Carolann Joy Salon

Carolann Joy Salon is a boutique hair salon in Redmond, WA and the small business of a true artist. Named after its owner Carolann Joy Schmidt, Carolann Joy Salon is almost impossible to get into—almost. Why the high demand? Joy says she owes her success, in part, to her clients.

“[Carolann Joy Salon] clients are people I truly care about. I never have to fake a smile.” Schmidt is passionate about making people feel beautiful. Her genuine warmth and artful eye go far in making people feel at ease. Plus, Schmidt’s 10 plus years in the industry doesn’t hurt either.

Carol Ann Joy Salon also has a referral program to incentivize word of mouth referrals. They ask that if someone gives a compliment on your haircut that you pass along the salon’s card. If you send a friend over to Carolann Joy Salon, you receive $25 toward your next appointment. A lot of the salon clients have taken advantage of the program and the influx of new clients has meant two new stylists and another successful Redmond startup.

Like any small business, Carolann Joy Salon faced challenges in the beginning. The week they started construction on the salon’s space, Schmidt’s husband lost his job. Like any entrepreneur, Schmidt continued moving forward.

She turned the layoff into a stepping stone and Schmidt’s husband became her business partner, building out her studio and designing her amazing website (check out his web design company Lava Lounge Creative). Everything went into the business, including their life’s savings. It may have been a leap of faith, but Schmidt was not afraid to fail.

To any entrepreneur, Schmidt says failure is part of the game. Be okay with failing and know that it can help with growth. Learn from failure and move forward. And move forward is exactly what she did.

Carolann Joy Salon now boasts three stylists and a virtual receptionist. Thinkspace handles the phones and booking for the salon and Schmidt says the extra help has been a lifesaver. “Before, I was answering the phones. I just had all the calls go to my cell phone. It was a nightmare. My cell would ring, I’d run to the back of the house, shut the door and answer the phone, ‘Carolann Joy Salon, how may I help you?’ You’d hear my husband in the background telling the kids, ‘Shhh! Mommy’s on the phone. She’s talking to a client.’” She laughs while recounting the story.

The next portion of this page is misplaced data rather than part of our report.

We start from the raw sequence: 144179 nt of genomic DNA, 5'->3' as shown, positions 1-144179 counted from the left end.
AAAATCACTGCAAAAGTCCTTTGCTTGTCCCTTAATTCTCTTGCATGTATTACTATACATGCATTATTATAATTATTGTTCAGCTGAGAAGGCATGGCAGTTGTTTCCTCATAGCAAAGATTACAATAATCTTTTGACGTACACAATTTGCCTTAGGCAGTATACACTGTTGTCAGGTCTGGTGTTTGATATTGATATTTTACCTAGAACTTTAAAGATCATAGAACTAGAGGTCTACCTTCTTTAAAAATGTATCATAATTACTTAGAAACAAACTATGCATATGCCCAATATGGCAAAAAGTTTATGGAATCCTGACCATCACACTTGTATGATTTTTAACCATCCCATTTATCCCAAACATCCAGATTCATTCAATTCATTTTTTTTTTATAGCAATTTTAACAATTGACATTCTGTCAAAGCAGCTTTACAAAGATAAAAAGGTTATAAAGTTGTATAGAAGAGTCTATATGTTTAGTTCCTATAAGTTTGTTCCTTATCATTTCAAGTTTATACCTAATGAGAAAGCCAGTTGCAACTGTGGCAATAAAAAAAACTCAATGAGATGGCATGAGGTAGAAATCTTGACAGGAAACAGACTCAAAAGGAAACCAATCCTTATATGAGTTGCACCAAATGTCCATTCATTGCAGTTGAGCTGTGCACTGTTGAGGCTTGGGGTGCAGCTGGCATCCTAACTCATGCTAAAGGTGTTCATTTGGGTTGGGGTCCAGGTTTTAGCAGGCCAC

By partnering with thinkspace, the salon doesn’t have to pay someone to be a receptionist and sit at the studio all day, and clients get the service they deserve. Schmidt says it’s been amazing—a true godsend. “I feel like they’re always looking out for our business,” Schmidt says. “ A lot of people get here and ask, ‘Where’s your receptionist?’ We joke that we keep her in the closet.”

Graces 5Graces 5 is a restaurant startup with the mission of revolutionizing healthy eating. Boasting a juice bar and soy-free, gluten-free, and dairy-free kitchen, Graces 5 still has something for everyone. Find it hard to believe? It’s true. We checked their menu

This restaurant startup has definitely been a learning experience for owner Tim Sharpe whose main lesson as a first time entrepreneur has been to hire a good team and delegate. An average of one in four restaurants close or change owners within their first year, so Sharpe’s team will be essential in his success. “Hire a team you can trust,” he says. “Start small and surround yourself with key people.” Sharpe decided early on to pick people with the skill sets that he lacked to help him get the job done.

Graces 5 has been two years in the making for Sharpe, a two time cancer survivors and father to a 5-year-old daughter who just beat leukemia. To say he’s passionate about healthy eating might be an understatement.

While this will be Sharpe’s first restaurant, he’s all too familiar with nutritious eating, citing it as an integral part to his recovery from cancer—the second time. The first time Sharpe was diagnosed, he underwent chemo but continued eating processed low quality foods.

The second time around, decided to Sharpe look at how his lifestyle and eating habits were affecting his overall health and decided to do things differently. He looked at alternative therapies, worked with a naturopathic doctor and watched the quality of foods he ate. He began to live a life that supported his health.

Sharpe is committed to making Graces 5 a gluten-free, dairy-free, soy-free restaurant where anyone can come eat good food, made with quality ingredients and not have to worry about food allergies, dietary restrictions or harmful chemicals. Graces 5 is about local organic ingredients, so much so they have their own urban garden complete with fruit trees and a variety of herbs.

Graces 5 will be a place where plant to plate could quite literally be a few feet. And for what they can’t harvest on site, Graces5 is working with local farmers to keep ingredients fresh and healthy.

You can learn more about Graces 5 and taste some of their delicious food at our Wine Wednesday event on September 14th from 5:30-7:00pm. Wine Wednesday is a monthly reoccurring event that features a thinkspace entrepreneur and local winery. Wine Wednesday is a free event open to the whole community! We would love to have you there. RSVP.

vala eastsideVALA Eastside, which stands for Venue for Artists in the Local Area, is the nonprofit startup of artist and thinkspace member, Jessica Lambert. Lambert believes everyone can create, or as they say around ThinkSpace, “Everyone was given a box of crayons in kindergarten.” VALA works to bring artists together with the public so that local art can be enjoyed by everyone. Lambert is on a mission to expand the art scene in Redmond, WA and VALA Eastside is how she plans to do this.

Small Business & Nonprofit: Where do I start?